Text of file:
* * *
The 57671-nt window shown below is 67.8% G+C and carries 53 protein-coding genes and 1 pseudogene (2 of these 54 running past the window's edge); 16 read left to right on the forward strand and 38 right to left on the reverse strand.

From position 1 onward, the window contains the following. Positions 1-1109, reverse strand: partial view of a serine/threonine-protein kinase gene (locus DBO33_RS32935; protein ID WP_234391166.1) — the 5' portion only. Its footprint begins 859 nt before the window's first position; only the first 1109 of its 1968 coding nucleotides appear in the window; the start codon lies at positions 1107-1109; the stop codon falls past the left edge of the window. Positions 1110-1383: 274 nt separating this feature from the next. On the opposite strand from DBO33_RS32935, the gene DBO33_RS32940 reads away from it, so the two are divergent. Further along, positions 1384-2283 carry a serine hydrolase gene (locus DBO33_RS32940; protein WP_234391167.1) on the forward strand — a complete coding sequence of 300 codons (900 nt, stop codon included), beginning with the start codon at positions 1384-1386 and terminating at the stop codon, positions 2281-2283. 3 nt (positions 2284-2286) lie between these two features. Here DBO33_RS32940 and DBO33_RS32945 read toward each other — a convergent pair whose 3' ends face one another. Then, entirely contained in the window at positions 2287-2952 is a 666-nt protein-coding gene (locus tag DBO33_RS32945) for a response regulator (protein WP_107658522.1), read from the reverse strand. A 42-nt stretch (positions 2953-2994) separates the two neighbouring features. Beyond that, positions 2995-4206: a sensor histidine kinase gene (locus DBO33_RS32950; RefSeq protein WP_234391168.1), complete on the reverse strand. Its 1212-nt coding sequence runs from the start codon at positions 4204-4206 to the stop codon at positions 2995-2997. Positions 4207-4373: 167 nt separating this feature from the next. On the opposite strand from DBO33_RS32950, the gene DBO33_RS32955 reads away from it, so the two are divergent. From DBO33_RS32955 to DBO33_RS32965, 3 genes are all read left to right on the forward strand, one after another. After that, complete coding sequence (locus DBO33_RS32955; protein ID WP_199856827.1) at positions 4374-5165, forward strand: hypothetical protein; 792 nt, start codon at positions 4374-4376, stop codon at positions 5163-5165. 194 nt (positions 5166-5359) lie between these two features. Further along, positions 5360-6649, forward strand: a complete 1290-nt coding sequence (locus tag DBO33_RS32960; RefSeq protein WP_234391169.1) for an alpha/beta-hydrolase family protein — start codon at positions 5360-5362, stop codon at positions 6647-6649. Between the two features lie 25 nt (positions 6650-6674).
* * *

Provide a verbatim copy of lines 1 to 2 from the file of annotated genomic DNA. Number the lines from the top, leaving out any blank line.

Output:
The 57671-nt window shown below is 67.8% G+C and carries 53 protein-coding genes and 1 pseudogene (2 of these 54 running past the window's edge); 16 read left to right on the forward strand and 38 right to left on the reverse strand.

From position 1 onward, the window contains the following. Positions 1-1109, reverse strand: partial view of a serine/threonine-protein kinase gene (locus DBO33_RS32935; protein ID WP_234391166.1) — the 5' portion only. Its footprint begins 859 nt before the window's first position; only the first 1109 of its 1968 coding nucleotides appear in the window; the start codon lies at positions 1107-1109; the stop codon falls past the left edge of the window. Positions 1110-1383: 274 nt separating this feature from the next. On the opposite strand from DBO33_RS32935, the gene DBO33_RS32940 reads away from it, so the two are divergent. Further along, positions 1384-2283 carry a serine hydrolase gene (locus DBO33_RS32940; protein WP_234391167.1) on the forward strand — a complete coding sequence of 300 codons (900 nt, stop codon included), beginning with the start codon at positions 1384-1386 and terminating at the stop codon, positions 2281-2283. 3 nt (positions 2284-2286) lie between these two features. Here DBO33_RS32940 and DBO33_RS32945 read toward each other — a convergent pair whose 3' ends face one another. Then, entirely contained in the window at positions 2287-2952 is a 666-nt protein-coding gene (locus tag DBO33_RS32945) for a response regulator (protein WP_107658522.1), read from the reverse strand. A 42-nt stretch (positions 2953-2994) separates the two neighbouring features. Beyond that, positions 2995-4206: a sensor histidine kinase gene (locus DBO33_RS32950; RefSeq protein WP_234391168.1), complete on the reverse strand. Its 1212-nt coding sequence runs from the start codon at positions 4204-4206 to the stop codon at positions 2995-2997. Positions 4207-4373: 167 nt separating this feature from the next. On the opposite strand from DBO33_RS32950, the gene DBO33_RS32955 reads away from it, so the two are divergent. From DBO33_RS32955 to DBO33_RS32965, 3 genes are all read left to right on the forward strand, one after another. After that, complete coding sequence (locus DBO33_RS32955; protein ID WP_199856827.1) at positions 4374-5165, forward strand: hypothetical protein; 792 nt, start codon at positions 4374-4376, stop codon at positions 5163-5165. 194 nt (positions 5166-5359) lie between these two features. Further along, positions 5360-6649, forward strand: a complete 1290-nt coding sequence (locus tag DBO33_RS32960; RefSeq protein WP_234391169.1) for an alpha/beta-hydrolase family protein — start codon at positions 5360-5362, stop codon at positions 6647-6649. Between the two features lie 25 nt (positions 6650-6674).